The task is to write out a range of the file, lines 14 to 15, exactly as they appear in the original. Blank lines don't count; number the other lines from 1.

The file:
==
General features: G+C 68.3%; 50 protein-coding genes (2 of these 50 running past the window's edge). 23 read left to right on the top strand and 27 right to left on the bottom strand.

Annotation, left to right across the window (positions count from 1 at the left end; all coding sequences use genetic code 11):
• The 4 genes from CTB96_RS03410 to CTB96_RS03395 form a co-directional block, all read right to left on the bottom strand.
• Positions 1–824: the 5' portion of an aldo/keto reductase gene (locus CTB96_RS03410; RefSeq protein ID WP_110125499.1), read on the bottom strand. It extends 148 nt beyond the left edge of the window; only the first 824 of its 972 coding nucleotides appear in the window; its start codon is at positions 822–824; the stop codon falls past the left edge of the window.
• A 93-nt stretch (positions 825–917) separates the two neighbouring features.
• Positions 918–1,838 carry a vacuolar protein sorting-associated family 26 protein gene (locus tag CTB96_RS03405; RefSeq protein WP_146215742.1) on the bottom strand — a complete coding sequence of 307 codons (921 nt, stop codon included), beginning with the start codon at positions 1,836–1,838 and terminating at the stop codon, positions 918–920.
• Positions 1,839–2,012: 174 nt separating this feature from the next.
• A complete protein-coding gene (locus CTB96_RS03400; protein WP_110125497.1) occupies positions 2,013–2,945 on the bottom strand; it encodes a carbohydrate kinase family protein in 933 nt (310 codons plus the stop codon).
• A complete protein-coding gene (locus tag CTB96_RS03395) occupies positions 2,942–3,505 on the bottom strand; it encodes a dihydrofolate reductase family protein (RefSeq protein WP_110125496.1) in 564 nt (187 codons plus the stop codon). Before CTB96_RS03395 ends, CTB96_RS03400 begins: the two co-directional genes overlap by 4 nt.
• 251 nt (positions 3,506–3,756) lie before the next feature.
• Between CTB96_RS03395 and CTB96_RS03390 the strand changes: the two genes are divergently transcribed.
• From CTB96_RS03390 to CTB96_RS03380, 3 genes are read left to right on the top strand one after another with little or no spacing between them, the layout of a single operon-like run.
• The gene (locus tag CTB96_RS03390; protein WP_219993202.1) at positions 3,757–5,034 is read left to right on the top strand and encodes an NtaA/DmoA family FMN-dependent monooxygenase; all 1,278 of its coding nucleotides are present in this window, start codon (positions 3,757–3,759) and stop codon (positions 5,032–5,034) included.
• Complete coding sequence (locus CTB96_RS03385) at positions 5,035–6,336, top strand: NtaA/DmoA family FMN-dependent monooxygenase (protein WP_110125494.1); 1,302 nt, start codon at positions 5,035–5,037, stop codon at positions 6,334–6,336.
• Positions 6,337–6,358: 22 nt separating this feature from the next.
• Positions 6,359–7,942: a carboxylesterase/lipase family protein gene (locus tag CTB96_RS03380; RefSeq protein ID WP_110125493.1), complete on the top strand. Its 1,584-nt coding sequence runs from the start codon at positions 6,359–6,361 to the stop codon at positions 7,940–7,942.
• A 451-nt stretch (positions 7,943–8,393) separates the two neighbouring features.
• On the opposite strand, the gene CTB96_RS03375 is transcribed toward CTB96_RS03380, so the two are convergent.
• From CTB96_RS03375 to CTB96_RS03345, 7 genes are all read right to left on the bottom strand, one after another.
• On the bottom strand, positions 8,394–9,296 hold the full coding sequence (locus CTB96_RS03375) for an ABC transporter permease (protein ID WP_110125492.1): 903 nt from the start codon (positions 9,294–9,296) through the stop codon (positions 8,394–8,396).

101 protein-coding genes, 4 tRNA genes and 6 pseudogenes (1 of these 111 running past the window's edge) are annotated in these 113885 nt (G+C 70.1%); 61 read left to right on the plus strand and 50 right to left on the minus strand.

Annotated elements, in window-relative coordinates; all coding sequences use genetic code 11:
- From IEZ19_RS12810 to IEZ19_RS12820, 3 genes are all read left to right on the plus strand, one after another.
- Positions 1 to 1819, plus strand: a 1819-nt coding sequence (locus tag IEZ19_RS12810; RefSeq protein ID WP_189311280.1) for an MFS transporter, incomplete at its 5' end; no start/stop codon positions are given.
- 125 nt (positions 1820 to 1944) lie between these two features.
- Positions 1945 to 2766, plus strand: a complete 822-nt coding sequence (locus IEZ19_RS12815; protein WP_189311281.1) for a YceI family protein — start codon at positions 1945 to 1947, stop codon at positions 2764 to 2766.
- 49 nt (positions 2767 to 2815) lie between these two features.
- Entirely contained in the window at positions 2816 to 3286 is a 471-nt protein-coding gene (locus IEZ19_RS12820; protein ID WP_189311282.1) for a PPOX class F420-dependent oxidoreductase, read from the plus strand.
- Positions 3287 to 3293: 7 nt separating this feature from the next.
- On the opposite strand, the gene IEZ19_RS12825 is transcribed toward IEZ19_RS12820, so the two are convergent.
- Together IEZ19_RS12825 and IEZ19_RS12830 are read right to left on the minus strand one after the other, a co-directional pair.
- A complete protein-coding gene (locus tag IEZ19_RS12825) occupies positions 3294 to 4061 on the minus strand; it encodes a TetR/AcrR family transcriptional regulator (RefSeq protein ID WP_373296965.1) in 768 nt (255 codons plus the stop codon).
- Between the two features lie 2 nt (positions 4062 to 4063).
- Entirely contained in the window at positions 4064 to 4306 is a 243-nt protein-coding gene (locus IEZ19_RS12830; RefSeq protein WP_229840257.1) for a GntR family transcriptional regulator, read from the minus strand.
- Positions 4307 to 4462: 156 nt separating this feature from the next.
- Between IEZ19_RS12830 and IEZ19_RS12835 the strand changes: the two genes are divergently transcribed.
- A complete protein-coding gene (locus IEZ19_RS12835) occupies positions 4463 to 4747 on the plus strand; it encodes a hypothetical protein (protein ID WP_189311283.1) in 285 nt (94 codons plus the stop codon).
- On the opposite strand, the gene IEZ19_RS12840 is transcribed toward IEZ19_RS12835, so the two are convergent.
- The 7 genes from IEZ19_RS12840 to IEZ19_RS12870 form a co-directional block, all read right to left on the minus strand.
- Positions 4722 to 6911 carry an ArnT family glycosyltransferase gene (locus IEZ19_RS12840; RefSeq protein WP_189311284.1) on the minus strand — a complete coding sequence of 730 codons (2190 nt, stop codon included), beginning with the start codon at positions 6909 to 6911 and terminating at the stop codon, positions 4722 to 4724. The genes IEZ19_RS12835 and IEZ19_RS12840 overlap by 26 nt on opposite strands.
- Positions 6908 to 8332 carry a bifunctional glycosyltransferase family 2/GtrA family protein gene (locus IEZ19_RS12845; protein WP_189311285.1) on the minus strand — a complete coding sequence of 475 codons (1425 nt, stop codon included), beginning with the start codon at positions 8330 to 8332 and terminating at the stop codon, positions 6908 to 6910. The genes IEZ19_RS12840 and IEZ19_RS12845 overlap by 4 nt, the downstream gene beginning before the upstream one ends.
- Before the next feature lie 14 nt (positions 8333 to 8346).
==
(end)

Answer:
• Complete coding sequence (locus CTB96_RS03385) at positions 5,035–6,336, top strand: NtaA/DmoA family FMN-dependent monooxygenase (protein WP_110125494.1); 1,302 nt, start codon at positions 5,035–5,037, stop codon at positions 6,334–6,336.
• Positions 6,337–6,358: 22 nt separating this feature from the next.